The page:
Date of Conferral
Doctor of Business Administration (D.B.A.)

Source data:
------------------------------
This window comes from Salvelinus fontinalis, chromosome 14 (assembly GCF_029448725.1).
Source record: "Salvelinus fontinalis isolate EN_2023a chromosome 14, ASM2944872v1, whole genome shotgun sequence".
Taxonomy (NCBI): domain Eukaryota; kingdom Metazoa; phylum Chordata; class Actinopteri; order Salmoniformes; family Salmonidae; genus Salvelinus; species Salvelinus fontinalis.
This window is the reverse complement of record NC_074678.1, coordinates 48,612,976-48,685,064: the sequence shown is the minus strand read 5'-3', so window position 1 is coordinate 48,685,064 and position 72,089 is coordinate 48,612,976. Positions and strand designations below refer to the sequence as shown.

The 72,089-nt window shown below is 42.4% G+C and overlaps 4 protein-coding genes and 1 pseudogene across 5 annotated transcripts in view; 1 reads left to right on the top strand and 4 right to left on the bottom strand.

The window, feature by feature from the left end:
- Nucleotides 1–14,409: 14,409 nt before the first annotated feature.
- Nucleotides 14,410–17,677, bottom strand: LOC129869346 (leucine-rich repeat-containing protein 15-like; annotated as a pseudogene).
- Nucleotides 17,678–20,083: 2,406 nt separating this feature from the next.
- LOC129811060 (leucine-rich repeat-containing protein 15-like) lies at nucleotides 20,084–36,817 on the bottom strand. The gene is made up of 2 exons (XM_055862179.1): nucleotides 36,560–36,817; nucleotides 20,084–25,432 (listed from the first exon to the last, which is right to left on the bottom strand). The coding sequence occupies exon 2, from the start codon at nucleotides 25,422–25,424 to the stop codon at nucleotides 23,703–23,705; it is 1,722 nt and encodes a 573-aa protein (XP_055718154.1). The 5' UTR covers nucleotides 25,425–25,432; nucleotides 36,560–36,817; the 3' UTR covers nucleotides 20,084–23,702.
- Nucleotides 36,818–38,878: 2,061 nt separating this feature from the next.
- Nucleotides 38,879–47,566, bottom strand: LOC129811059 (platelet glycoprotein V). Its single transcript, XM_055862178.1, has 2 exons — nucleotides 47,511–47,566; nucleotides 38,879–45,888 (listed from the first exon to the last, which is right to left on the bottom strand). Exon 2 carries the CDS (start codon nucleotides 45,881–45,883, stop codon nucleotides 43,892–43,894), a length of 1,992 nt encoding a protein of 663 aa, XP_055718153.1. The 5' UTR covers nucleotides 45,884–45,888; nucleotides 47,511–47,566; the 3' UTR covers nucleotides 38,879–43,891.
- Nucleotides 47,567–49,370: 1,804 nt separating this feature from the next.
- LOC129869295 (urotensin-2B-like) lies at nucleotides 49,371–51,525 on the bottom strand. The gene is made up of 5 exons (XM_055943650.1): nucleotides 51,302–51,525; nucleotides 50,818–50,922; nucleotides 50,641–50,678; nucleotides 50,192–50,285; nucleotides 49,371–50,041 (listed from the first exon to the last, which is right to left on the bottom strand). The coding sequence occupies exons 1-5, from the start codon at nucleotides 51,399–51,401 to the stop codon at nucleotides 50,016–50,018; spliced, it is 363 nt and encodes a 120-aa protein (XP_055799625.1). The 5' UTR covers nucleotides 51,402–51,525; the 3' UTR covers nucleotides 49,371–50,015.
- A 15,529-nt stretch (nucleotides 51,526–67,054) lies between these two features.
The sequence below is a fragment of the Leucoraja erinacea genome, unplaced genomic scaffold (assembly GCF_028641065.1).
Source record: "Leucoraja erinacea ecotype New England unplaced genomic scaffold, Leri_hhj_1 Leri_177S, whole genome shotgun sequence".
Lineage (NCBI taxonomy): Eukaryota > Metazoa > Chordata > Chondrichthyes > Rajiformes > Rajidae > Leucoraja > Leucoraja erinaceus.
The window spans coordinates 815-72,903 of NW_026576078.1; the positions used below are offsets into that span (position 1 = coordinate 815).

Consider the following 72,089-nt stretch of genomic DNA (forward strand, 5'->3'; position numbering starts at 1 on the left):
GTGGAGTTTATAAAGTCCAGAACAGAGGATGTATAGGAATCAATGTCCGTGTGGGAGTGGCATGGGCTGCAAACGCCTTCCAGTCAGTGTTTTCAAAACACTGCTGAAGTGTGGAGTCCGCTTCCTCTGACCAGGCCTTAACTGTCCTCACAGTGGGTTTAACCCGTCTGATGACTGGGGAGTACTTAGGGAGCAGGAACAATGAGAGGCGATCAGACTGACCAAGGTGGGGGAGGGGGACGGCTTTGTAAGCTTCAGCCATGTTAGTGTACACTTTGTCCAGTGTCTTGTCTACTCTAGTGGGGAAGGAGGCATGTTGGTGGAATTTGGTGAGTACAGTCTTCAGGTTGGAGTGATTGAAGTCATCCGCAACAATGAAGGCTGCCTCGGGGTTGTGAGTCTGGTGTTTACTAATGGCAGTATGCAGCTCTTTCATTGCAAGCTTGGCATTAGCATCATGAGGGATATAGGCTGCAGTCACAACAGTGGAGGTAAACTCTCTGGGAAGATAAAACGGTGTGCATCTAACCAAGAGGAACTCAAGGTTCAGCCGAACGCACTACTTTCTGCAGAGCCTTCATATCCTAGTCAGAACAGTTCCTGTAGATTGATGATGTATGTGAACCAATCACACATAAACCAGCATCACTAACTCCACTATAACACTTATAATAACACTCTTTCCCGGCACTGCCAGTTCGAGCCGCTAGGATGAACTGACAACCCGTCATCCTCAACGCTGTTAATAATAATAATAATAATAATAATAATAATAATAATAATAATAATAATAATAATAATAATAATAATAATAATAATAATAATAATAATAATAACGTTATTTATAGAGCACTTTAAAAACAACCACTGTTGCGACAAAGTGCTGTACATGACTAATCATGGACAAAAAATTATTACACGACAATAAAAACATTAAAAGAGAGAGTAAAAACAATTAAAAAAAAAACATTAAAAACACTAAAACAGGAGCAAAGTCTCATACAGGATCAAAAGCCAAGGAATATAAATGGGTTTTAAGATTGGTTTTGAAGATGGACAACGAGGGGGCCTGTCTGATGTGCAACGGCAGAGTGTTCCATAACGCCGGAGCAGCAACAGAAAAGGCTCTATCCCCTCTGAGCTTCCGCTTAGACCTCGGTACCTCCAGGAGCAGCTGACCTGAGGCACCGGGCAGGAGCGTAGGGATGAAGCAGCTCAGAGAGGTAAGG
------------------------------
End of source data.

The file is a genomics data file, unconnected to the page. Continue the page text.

In 2014, less than 16% of executive leaders in U.S. corporations were women and less than 5.3% of executive leaders in U.S. corporations were African American women. The purpose of this phenomenological study was to explore the experiences of 20 African American women in senior executive positions in the Southeastern region of the United States. The goal of this study was to provide business leaders with information to recognize the value of diversity and equality in the workplace. Participants were recruited using snowball sampling. The conceptual framework incorporated general systems theory, which highlights the bidirectionality between an individual and his or her environment. Data were gathered from audio-recorded semistructured interviews that were transcribed and coded for emergent themes. The findings revealed several strategies for success among African American women, such as tolerating opposition in a male-dominated work environment, and overcoming barriers such as race and gender discrimination. These findings have implications of positive social change by increasing awareness among business leaders of racial inequalities in the workplace. Such awareness may, in turn, decrease workplace discrimination to foster a more conducive environment to promote African American women into executive leadership positions. By making the issues of inequalities for African American women more visible, this research opens the opportunity to discuss the topic and seek resolutions across all organizations.